Passenger 57 Review

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Though casting Wesley Snipes as one of the world's top men in the field of anti-terrorism strains credibility somewhat - with his street charisma he'd be more plausible as a hi-fi expert - this action-thriller soon makes it clear that his character, John Cutter, isn't the academic type, but a hands-on security consultant and martial arts expert.

Cutter unwittingly shares a flight with handcuffed terrorist and hijack specialist Charles Rane (Payne), who's being taken to Los Angeles by the FBI for a trial which, in all likelihood, will lead to a sentence involving the passage of a large number of volts through his seated body. Of course, Rane escapes to hijack the plane and our Wesley, who's detained in the toilet when it happens, pits his wits and fists against him and his colleagues.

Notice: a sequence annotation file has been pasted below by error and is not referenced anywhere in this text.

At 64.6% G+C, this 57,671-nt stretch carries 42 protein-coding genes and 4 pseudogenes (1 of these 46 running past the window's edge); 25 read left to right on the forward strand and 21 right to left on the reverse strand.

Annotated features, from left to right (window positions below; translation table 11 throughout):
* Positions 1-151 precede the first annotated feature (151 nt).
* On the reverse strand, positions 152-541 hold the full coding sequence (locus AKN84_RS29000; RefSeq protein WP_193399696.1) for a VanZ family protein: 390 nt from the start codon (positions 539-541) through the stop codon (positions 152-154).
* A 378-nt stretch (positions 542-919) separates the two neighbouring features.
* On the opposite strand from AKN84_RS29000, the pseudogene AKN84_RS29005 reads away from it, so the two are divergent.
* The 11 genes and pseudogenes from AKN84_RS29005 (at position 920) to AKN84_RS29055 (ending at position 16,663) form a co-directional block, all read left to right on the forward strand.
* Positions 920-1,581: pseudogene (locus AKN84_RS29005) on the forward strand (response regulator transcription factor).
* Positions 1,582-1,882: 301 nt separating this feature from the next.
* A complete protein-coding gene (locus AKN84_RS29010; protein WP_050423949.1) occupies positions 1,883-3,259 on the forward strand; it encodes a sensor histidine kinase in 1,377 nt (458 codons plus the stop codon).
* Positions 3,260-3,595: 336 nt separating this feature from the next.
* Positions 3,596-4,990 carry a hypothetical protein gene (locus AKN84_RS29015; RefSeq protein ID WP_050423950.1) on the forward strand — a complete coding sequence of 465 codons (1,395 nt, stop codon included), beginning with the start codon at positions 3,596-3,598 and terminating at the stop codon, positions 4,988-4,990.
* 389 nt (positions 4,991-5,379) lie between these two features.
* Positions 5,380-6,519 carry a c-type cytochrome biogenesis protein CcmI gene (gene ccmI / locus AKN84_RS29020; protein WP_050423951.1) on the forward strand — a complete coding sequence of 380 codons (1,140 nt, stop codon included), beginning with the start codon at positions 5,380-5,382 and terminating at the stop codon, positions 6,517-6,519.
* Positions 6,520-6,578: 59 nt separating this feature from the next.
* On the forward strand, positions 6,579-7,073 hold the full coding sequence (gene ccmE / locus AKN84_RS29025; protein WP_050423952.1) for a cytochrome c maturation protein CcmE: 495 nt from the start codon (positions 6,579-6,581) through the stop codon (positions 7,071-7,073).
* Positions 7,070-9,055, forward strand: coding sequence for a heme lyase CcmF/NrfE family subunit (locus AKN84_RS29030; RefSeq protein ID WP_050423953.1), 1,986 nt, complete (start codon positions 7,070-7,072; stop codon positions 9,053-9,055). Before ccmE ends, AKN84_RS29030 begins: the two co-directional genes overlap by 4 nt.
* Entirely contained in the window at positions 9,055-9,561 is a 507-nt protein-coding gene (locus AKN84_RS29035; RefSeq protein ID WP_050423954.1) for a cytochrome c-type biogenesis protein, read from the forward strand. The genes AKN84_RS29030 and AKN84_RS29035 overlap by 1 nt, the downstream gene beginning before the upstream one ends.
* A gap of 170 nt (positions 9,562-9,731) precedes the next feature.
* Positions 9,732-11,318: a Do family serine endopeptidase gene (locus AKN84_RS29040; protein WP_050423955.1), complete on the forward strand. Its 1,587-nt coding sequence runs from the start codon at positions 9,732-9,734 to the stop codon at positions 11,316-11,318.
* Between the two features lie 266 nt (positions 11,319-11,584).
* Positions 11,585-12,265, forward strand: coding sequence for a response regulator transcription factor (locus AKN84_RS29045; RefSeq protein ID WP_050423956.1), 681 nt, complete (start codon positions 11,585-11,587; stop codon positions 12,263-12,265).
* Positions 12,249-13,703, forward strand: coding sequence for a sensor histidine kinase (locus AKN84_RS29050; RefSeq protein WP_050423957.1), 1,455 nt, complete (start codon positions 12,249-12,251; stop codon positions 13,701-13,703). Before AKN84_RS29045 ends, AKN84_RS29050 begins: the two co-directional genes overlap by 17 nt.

Essentially Die Hard on a plane - if you will, Fly Hard - this is slick, comicbook entertainment, with Snipes a magnetic and athletic action hero and Payne a brilliantly disconcerting madman. With his flowing blond Jesus locks, armour-piercing stare and casual sadism, he makes Hannibal Lecter look like a social worker - and like Sir Anthony Hopkins' serial killer, part of the man's menace is in the apparent contradiction between his articulate, well-spoken English and his off-hand brutality.

Though there are a few rather large nits to be picked from the sloppy plot - the action takes at least one unfathomable turn and, as a terrorist, Payne seems to have entirely forgotten to have a cause - if you enter into the spirit, this is thunderously good fun.